Sports

Two athletes, including American hooper Mo Creek, escaped from Ukraine


A burning building is pictured after the shelling is said by Russian forces in Ukraine’s second-biggest city of Kharkiv on March 3, 2022.

A burning building is pictured after the shelling is said by Russian forces in Ukraine’s second-biggest city of Kharkiv on March 3, 2022.
Image: Getty Images

There are a lot of harrowing things coming out of the Ukraine-Russia conflict, including sports figures who are literally coming out of the Ukraine-Russia conflict. Maurice Creek, an American basketball player trying to make a career overseas, and Paulo Fonseca, a former soccer player turned manager, each had a hell of a time escaping the war-torn country.

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Creek, a former Indiana and George Washington standout, is safely in Bucharest, Romania, awaiting a flight home, according to ESPN. And Fonseca, a Portuguese football manager, is back in his home country, per Sky Sports. Both escapes are terrifying tales, and it’s a huge relief they made it out alive.

The stories — which are worth reading, especially Aishwarya Kumar’s incredibly detailed piece on Creek — feature similarities: Fear, the sounds of sirens and missiles exploding, stays in bomb shelters, worried family members, excruciatingly slow drives, a deep gratitude for safety, and concern about the growing conflict.

What stood out as far an angle worth writing about was the differences.

Fonseca, whose wife is Ukrainian, returned to the country from a vacation in the Maldives to help his in-laws leave the country. Creek was playing professionally for MBC Mykolaiv and stayed because he hadn’t been paid yet as team officials downplayed the conflict, and refused to let him out of his contract, saying the league would not be suspended.

It took Fonseca 30 hours to exit Ukraine, and he’s already home in Portugal. Creek’s trip out of the country took four days, and he still isn’t home yet. Fonseca spoke with the Portuguese embassy, and they sent a car to pick up him and his family, and then drove them across the border.

Creek hitched a ride with his assistant coach’s Ukrainian wife and her mother, who dropped him at the Moldovan border where he waited in a line for nine hours before he could cross. (Note: There was no mention of a line at the border or crossing it in Fonseca’s story.)

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If you’re thinking, “Good lord, is this guy really going to lecture us on race again?” I’m sorry, but it’s important to remember that race and socio-economic status forever play a factor in people’s ability to flee from harm. It’s why during the COVID, rich people were able to pack up high-rise condos and move to isolated nature havens while poor people left in urban areas where the virus spread.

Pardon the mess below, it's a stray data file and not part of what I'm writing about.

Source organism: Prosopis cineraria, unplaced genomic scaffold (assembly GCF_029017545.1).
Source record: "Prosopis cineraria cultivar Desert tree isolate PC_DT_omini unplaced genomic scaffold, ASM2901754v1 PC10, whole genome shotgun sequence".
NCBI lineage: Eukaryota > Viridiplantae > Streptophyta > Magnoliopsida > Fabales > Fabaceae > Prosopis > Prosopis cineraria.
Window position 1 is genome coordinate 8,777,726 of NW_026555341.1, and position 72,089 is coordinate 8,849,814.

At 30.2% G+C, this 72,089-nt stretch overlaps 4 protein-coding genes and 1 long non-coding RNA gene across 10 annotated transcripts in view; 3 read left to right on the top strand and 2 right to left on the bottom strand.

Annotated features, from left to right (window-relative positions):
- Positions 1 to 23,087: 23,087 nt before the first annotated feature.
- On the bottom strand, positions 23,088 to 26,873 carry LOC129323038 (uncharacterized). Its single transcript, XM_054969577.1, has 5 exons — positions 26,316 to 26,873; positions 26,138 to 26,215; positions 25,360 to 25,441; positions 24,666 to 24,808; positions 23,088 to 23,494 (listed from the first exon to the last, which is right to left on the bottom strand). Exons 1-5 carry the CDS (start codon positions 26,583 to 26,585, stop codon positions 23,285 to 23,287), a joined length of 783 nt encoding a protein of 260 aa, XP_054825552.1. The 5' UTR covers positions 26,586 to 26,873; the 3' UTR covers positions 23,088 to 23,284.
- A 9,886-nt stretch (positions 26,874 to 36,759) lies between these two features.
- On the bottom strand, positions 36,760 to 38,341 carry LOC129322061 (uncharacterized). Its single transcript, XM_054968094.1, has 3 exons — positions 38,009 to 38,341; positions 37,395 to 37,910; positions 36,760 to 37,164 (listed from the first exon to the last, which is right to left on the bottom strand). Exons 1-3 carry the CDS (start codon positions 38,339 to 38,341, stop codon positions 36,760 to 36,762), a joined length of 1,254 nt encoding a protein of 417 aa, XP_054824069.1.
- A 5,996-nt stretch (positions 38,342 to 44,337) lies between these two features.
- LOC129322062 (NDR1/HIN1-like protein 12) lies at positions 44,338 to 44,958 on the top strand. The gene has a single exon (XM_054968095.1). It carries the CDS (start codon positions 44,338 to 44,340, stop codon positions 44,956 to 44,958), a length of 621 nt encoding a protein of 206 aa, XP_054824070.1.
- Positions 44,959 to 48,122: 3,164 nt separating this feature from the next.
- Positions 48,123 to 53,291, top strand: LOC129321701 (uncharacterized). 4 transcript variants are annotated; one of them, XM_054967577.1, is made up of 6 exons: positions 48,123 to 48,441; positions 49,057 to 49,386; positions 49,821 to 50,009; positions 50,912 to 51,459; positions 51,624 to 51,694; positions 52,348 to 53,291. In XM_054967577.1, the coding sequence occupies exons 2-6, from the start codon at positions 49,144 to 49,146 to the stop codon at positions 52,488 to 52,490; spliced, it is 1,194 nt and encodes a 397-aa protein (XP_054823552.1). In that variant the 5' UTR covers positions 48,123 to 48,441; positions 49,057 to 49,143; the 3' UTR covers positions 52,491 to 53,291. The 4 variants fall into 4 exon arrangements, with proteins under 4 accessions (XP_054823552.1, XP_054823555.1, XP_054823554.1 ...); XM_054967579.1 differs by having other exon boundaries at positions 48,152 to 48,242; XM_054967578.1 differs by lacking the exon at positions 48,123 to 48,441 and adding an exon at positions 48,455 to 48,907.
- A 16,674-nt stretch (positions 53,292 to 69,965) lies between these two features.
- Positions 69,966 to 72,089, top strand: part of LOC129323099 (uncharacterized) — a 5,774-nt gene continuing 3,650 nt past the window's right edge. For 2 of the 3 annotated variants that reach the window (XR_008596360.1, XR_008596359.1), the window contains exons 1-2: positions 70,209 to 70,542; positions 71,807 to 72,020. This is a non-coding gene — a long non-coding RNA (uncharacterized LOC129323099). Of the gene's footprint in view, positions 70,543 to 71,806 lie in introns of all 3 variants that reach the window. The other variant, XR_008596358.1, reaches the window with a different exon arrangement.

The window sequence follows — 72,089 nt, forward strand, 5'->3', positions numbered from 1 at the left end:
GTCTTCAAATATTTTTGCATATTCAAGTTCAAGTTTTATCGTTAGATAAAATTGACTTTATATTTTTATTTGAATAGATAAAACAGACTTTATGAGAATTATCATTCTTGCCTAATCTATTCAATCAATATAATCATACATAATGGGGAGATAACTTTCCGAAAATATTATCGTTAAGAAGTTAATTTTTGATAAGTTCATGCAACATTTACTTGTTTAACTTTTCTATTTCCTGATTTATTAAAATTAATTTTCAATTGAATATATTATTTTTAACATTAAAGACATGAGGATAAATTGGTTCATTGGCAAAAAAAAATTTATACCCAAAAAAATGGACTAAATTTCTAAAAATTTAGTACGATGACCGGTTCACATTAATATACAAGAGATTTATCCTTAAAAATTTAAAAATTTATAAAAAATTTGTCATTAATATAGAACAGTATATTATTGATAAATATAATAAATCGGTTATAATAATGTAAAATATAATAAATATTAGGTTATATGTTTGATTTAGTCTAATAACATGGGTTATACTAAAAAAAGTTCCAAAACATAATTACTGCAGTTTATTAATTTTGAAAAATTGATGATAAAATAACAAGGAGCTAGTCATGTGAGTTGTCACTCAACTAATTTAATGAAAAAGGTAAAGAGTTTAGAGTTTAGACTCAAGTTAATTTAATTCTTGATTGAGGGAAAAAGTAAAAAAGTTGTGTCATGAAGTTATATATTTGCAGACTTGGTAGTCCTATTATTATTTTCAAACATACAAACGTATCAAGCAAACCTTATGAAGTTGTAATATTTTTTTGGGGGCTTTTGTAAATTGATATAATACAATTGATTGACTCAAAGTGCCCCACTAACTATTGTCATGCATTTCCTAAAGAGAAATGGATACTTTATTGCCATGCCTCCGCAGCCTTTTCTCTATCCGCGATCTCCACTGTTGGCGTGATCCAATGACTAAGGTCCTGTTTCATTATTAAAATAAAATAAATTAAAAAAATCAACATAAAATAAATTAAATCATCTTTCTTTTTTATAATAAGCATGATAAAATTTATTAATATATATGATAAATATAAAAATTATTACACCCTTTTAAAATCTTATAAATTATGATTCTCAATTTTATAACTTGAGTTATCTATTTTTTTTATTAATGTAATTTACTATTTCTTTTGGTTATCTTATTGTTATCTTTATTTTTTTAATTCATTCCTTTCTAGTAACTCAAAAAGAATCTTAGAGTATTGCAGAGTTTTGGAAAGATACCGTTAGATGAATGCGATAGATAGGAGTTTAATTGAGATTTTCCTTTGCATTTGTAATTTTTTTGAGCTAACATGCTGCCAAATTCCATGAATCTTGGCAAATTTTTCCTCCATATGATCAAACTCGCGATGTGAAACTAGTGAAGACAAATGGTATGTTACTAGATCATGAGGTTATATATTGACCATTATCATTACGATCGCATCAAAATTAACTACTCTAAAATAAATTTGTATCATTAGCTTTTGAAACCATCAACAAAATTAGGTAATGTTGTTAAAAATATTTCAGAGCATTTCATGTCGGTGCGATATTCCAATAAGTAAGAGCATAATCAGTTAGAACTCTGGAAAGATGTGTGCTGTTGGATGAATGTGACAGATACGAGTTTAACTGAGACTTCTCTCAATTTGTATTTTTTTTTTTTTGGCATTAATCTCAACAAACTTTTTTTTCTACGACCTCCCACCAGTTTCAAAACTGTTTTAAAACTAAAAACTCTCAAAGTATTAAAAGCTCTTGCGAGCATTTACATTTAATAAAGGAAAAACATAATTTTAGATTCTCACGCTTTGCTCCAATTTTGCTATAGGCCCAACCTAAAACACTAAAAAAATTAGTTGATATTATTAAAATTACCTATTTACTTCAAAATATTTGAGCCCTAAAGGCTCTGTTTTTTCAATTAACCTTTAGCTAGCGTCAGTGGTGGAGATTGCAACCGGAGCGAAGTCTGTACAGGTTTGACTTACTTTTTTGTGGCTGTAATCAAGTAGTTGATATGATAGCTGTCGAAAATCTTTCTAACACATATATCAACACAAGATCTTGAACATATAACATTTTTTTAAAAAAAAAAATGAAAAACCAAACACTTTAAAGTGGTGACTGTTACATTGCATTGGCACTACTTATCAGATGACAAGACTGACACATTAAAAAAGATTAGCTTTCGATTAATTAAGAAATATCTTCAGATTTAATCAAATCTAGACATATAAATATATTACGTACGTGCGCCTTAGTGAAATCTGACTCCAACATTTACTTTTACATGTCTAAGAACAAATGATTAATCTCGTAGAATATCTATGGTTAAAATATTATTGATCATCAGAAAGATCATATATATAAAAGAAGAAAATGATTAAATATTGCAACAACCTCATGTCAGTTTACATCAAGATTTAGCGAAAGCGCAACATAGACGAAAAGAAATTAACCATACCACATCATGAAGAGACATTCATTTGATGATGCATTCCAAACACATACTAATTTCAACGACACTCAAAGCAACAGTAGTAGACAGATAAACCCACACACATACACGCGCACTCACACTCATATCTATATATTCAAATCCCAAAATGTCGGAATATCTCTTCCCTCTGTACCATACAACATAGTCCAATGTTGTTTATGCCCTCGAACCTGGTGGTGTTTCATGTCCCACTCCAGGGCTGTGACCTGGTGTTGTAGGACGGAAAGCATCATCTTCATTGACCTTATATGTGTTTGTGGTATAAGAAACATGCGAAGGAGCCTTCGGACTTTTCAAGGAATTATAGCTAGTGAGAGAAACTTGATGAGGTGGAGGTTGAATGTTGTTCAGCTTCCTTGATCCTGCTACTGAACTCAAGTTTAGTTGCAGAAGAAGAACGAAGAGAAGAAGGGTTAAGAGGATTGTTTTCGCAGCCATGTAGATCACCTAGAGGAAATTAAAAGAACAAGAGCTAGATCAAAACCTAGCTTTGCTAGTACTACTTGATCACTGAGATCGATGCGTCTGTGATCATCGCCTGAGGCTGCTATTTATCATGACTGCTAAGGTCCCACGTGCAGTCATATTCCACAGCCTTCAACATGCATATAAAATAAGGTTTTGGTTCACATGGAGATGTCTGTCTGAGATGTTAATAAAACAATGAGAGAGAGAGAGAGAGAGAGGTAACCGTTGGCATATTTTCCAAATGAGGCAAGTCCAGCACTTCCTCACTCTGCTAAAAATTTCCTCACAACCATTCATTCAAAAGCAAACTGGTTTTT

I’m not saying it’s why it took a journeyman basketball player longer to get out of a warring country than the ex-manager of Roma, but it’s hardly a coincidence.

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Creek couldn’t fly out of the country because he hadn’t been paid, and the wait for a family member to wire money would’ve taken too long. Also, it was lucky he was an American because Creek heard reports of Black emigrants having issues at the border.

Here’s a portion from Kumar’s piece:

“[Creek] had made it to the border, but he knows he isn’t safe yet. He had heard reports that Black emigrants, like himself, were being sent back, made to wait for days before being allowed into neighboring countries. He grabs his American passport tight and tells himself that he will beg them to let him enter, if it comes to that.

When he reaches the front of the line, he’s asked to move to the side. The border officials let people behind him in. Then, they ask him for his passport. They see it’s American, and they ask him to wait, leaving with his passport. The 10 minutes he waits feels like another nine hours.

They come back, hand him his passport. And wave him in.

He calls his mom.

‘Mom, I am a free man!’ he yells into the phone.

He hears a wail in response.”

Not all phone calls have had wails of happiness and relief on the other line. And even if they are genuinely joyful, as was the case with Creek’s mom, Pammy, there’s still concern for those who aren’t as fortunate.

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“I’m crying tears of joy, because Maurice is out,” she told ESPN. “I’m crying for the souls that are still there. I’m crying and praying for people who have lost their loved ones. I’m crying for the lady and her daughter who had to leave their son and husband behind.”

Fonseca was left similarly shaken.

“I’m seeing all Europe trying to help everyone. I understand the political situation, but I have to say it’s not enough. I don’t know what more we can do, but we have to do more.”

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